Two basic characteristics of MNT include dietary quality and energy restriction. MNT not only is intended for glycaemic control, but also to improve co-morbidities such as dyslipidaemia, obesity, and hypertension. Digital therapeutics programs such as Diabefly help in planning such diets well.

Furthermore, the patients at risk of CVD can also prevent further consequences by modifying the diet to one of the four clinically proven diet patterns:

    1. Low-fat diet
    2. Low carbohydrate diet
    3. Mediterranean diet
    4. DASH diet (Dietary Approach to Stop Hypertension).

Physical fitness

The ADA strongly recommends physical fitness and physical activity as an integral part of T2DM management in patients with comorbid CVD. Physical activity confers several benefits such as:

  • Improvement in physical fitness
  • Insulin sensitivity
  • Reduction in body weight
  • Reduction of CV risk factors,
  • Reduction of lipid levels
  • Lowering of blood pressure
  • Improvement in overall quality of life
  • Significant reduction in death and disability due to heart disease

The lipid profile gets improved by lowering the “bad cholesterol” (total cholesterol (TC) and low- density lipoprotein cholesterol (LDL)) and increasing the “good cholesterol” (high-density lipoprotein (HDL)).

Consequently, there is a reduction in the risk of various CV events intrinsic to patients with T2DM. In the case of overweight or obese patients with high-risk CVD, exercise needs to be individualized.

The providers should remain cautious while providing exercise schedules for conditions such as uncontrolled diabetes, uncontrolled hypertension, HF, diabetic peripheral neuropathy, which is either contraindicated or might increase the mortality risk with some types of exercise.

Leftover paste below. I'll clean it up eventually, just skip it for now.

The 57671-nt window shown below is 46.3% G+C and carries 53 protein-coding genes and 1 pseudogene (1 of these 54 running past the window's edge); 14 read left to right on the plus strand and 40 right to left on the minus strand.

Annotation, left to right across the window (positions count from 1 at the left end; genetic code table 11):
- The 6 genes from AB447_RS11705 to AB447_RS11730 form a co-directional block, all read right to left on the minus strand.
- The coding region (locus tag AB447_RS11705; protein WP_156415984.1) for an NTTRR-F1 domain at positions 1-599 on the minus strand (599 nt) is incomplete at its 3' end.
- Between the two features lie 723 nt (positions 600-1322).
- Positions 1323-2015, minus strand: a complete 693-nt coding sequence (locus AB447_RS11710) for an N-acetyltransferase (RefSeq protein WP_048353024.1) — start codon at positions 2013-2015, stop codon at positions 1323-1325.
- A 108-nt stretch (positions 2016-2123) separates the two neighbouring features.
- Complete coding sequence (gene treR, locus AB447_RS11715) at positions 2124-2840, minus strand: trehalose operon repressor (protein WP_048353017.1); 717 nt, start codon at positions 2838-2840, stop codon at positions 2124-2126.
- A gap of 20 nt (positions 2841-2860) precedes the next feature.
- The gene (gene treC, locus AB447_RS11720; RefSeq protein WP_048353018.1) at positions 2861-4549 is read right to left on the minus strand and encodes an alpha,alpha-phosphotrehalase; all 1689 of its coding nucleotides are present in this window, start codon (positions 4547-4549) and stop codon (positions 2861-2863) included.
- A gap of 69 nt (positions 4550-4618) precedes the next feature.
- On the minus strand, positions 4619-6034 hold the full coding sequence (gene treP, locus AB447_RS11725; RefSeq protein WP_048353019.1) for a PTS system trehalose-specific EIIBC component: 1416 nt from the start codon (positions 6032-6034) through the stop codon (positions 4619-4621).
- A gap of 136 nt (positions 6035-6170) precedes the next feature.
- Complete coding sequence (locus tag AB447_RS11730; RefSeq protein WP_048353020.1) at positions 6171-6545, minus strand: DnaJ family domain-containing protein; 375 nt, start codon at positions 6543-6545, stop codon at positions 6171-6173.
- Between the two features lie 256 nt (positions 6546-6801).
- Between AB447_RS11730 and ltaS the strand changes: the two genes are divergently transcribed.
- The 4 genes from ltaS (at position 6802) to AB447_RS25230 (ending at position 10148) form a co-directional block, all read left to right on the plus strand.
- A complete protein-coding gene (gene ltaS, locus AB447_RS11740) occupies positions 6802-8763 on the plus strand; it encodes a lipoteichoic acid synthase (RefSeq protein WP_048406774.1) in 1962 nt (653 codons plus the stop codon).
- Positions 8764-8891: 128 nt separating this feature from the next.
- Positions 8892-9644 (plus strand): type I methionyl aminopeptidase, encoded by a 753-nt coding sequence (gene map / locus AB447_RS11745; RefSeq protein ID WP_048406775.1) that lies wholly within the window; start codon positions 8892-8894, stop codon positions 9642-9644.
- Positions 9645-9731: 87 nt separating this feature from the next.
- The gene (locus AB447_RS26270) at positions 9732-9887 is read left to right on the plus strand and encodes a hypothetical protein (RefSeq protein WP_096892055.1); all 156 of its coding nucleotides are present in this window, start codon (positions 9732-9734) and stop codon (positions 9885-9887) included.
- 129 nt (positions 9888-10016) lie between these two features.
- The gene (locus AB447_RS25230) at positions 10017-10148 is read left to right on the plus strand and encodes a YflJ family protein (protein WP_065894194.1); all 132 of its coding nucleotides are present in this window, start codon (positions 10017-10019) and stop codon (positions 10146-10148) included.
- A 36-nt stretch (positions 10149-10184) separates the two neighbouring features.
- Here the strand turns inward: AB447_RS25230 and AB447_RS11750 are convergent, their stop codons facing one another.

This can be done best by an exercise prescription generated by a trained physiotherapist using remote consultation tools as are provided by Diabefly digital diabetes management program.

Lifestyle Interventions for Obesity in patients with T2DM

Each one kg of weight loss leads to a 16% reduction in diabetes risk. The results from the Look AHEAD trial that nearly half of the intensive lifestyle intervention (ILI) participants lost ≥5% and 27% lost ≥10% of their initial body weight at 8 years.

The REAL HEALTH-Diabetes trial showed that the mean percent weight loss at 6 and 12 months was remarkably higher with full lifestyle intervention (LI) compared to MNT. (Figure 1).

results of real health diabetes trial
results of real health diabetes trial

Best Practices to follow for diet and physical fitness (Exercise) to manage obesity in T2DM

  • Dietary modifications, physical activity, and behavioural therapy aimed to achieve 5% weight loss for overweight and obese patients with T2DM.
  • A high frequency (≥16 sessions in 6 months) together with attention on the diet, physical activity, and behavioural changes so there is a loss of 500–750 kcal/day.